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Montana Field Guides

Gray Aster - Eurybia glauca
Other Names:  Aster glaucodes, Herrickia glauca

Native Species

Global Rank: G4G5
State Rank: S3S4
(see State Rank Reason below)

Agency Status


External Links

State Rank Reason (see State Rank above)
See rank details.
  • Details on Status Ranking and Review
    Gray Aster (Eurybia glauca) Conservation Status Review
    Review Date = 09/04/2012
    View State Conservation Rank Criteria
    Population Size

    Score1 - Moderate: Generally 10,000-100,000 individuals.

    CommentPopulation size is unknown for Montana, but due to its limited distribution is estimated to be <100,000 plants.

    Range Extent

    Score3 - Local Endemic or Very Small Montana Range: Generally restricted to an area <10,000 sq. miles (equivalent to the combined area of Phillips and Valley Counties) or <6 Sub-basins (4th code watersheds) Range-wide OR limited to one Sub-basin in Montana

    CommentIn Montana, the species is known from Carbon County, though may also occur in Big Horn County.

    Area of Occupancy

    Score1 - Moderate: Generally occurring in 11-25 Subwatersheds (6th Code HUC’s).

    Environmental Specificity

    Score1 - Moderate: Species is restricted to a specific habitat that is more widely distributed or to several restricted habitats and is typically dependent upon relatively unaltered, good-quality habitat (C Values of 5-7).


    ScoreNA - Rank factor not assessed.

    CommentTrends are unknown, though habitat is generally stable and populations have probably not declined significantly.


    Score0-1 - Low to Medium.

    CommentThreats to the species' viability appear to be insignificant to low.

    Intrinsic Vulnerability

    Score0 - Low Vulnerability: Species does not have any unusual or specific life history or biological attributes or limted reproductive potential which makes it susceptible to extirpation from stochastic events or other adverse impacts to its habitat and thus slow to recover.

    CommentNo specific factors are known which are believed to increase the species' vulnerability.

    Raw Conservation Status Score

    Score 6 to 7 total points scored out of a possible 16 (Rarity factors and threats only).

General Description
Gray Aster is a perennial with simple or branched, mostly hairless stems that are 20-70 cm tall, and arise from rhizomes with many stems forming colonies. There are numerous alternate, stalkless, entire margined leaves that are 4-12 cm long by 0.5-2.5 cm wide and are hairless and glaucous. The lowermost leaves are smaller and scale-like. The flowers are borne in several to many composite heads of ray and disk flowers surrounded by an involucre of bracts borne on spreading branches. The involucre is 6-9 mm high and is composed of several series of overlapping bracts; the outer bracts are broad and firm, and the inner bracts are narrower and longer and often have purplish tinged midribs. The 8-19 strap-shaped rays are pale lavender and 8-18 mm long by 1-2 mm wide. The disk is 7-12 mm in diameter and consists of numerous flowers with tubular corollas that are shorter than the rays. The bases of both ray and disk corollas are encircled by a pappus of slender white bristles. Achenes are hairless or sparsely short-hairy near their tip.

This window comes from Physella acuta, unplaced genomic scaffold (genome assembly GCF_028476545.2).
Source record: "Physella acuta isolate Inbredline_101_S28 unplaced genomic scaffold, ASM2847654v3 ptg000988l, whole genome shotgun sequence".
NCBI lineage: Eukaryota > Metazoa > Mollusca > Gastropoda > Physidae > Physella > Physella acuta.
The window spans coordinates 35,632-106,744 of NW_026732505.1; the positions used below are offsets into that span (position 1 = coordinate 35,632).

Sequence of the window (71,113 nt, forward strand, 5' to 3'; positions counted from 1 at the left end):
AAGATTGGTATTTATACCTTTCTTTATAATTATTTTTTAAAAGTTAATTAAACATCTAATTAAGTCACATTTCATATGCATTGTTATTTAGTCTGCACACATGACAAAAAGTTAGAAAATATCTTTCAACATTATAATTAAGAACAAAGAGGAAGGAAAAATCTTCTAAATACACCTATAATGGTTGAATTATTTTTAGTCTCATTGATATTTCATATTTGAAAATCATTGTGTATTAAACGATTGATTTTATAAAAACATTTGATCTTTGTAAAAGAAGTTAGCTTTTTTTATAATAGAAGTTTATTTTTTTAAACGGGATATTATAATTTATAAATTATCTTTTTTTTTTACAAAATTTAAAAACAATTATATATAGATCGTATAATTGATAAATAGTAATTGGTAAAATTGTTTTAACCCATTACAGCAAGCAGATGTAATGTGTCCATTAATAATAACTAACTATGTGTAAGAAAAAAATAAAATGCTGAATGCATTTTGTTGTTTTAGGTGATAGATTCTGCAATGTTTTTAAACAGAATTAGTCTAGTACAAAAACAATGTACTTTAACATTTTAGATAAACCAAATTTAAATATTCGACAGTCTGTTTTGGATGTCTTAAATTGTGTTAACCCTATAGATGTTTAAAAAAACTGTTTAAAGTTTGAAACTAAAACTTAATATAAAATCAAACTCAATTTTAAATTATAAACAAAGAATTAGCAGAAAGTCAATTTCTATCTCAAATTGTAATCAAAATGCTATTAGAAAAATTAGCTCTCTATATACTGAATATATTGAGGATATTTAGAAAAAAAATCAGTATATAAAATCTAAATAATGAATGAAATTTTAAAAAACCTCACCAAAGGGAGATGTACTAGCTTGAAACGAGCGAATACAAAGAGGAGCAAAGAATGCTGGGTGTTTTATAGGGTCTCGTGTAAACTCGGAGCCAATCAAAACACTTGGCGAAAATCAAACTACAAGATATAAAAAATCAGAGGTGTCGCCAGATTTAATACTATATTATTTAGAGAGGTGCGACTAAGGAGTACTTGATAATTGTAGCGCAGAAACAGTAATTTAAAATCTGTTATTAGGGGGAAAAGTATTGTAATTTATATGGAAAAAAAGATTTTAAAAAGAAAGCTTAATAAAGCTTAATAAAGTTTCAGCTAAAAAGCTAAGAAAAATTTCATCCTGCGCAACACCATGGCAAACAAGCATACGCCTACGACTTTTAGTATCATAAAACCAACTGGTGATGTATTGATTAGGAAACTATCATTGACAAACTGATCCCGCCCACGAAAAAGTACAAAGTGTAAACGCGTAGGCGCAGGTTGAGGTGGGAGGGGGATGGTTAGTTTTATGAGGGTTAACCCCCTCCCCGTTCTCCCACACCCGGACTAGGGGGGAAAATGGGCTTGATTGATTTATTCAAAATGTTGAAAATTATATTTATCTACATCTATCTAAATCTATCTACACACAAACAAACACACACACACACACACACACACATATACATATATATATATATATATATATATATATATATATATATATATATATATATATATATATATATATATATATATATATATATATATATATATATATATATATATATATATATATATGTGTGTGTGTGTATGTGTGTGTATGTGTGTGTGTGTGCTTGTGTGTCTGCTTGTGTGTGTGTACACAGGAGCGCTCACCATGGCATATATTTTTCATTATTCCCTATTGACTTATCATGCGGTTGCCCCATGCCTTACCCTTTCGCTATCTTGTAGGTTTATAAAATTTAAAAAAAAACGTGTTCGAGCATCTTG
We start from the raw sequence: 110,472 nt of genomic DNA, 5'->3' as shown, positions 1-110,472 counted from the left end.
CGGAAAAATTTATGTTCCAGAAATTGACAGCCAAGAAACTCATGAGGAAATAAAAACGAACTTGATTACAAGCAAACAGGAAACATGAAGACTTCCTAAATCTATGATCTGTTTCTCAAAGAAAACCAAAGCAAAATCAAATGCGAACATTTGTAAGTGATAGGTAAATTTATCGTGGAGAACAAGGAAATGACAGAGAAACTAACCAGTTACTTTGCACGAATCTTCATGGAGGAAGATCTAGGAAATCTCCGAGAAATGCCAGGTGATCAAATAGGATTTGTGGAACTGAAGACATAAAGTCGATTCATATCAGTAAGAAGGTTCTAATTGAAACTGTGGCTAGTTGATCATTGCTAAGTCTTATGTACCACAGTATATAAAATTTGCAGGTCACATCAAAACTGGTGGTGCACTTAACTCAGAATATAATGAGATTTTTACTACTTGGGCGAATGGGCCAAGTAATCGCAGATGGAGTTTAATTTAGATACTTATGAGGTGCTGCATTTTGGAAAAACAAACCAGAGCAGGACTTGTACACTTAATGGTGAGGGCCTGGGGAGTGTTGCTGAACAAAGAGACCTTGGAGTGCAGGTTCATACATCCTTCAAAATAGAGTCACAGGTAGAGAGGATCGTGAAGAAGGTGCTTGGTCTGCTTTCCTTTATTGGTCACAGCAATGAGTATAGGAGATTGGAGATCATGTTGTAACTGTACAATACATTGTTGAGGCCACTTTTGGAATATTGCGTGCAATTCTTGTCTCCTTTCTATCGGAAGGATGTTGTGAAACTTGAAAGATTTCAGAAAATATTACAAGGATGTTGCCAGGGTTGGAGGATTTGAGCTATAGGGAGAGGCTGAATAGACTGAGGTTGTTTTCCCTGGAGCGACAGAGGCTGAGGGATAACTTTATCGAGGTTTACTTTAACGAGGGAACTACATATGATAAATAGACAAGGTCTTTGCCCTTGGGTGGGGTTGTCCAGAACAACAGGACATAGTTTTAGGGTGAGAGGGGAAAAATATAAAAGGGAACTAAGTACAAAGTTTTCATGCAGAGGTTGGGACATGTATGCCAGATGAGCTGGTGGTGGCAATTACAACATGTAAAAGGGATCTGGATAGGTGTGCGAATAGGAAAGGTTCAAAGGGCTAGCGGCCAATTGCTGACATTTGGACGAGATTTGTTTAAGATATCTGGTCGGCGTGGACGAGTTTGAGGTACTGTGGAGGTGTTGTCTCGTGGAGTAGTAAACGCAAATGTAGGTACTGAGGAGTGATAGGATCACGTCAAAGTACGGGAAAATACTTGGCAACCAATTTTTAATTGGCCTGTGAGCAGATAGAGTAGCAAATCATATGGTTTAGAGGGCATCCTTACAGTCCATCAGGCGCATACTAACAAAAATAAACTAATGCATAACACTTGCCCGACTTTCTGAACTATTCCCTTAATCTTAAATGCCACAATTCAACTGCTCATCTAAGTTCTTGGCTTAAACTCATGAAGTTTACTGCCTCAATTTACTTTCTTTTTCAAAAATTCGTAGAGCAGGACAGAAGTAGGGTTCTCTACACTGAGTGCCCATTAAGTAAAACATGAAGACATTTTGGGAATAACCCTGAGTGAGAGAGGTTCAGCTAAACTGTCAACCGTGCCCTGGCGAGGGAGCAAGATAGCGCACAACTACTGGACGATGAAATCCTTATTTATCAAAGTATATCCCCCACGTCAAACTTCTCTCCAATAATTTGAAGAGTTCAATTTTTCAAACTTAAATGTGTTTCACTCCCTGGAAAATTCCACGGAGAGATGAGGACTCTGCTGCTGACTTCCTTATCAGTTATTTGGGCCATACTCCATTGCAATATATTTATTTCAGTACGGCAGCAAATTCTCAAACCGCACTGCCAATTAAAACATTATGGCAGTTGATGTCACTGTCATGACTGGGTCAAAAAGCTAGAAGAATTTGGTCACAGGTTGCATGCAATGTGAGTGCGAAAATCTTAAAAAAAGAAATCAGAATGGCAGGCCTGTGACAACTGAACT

Flowering in August.

Diagnostic Characteristics
It is distinguished from other similar species previously classified in Aster in Montana by the combination of the rhizomatous perennial habit, glabrous stems and glaucous leaves, and an involucre of broad stiff bracts that are green only on the midrib and tip.

Species Range
Montana Range Range Descriptions


Range Comments
In Carbon County MT, south to AZ and NM (Lesica et al. 2012. Manual of Montana Vascular Plants. BRIT Press. Fort Worth, TX).

Observations in Montana Natural Heritage Program Database
Number of Observations: 20

(Click on the following maps and charts to see full sized version) Map Help and Descriptions
Relative Density



(Observations spanning multiple months or years are excluded from time charts)

Limestone outcrops and shallow soils with limestone parent material.

The following animal species have been reported as pollinators of this plant species or its genus where their geographic ranges overlap: Bombus vagans, Bombus ternarius, and Bombus terricola (Colla and Dumesh 2010).

  • Literature Cited AboveLegend:   View Online Publication
    • Colla, S.R. and S. Dumesh. 2010. The bumble bees of southern Ontario: notes on natural history and distribution. Journal of the Entomological Society of Ontario 141:39-68.
    • Lesica, P., M.T. Lavin, and P.F. Stickney. 2012. Manual of Montana Vascular Plants. Fort Worth, TX: BRIT Press. viii + 771 p.
  • Additional ReferencesLegend:   View Online Publication
    Do you know of a citation we're missing?
    • Lesica, P., M.T. Lavin, and P.F. Stickney. 2022. Manual of Montana Vascular Plants, Second Edition. Fort Worth, TX: BRIT Press. viii + 779 p.
    • Lesica, P., P. Husby, and S. V. Cooper. 1998. Noteworthy collections: Montana. Madrono 45:328-330.
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Citation for data on this website:
Gray Aster — Eurybia glauca.  Montana Field Guide.  .  Retrieved on , from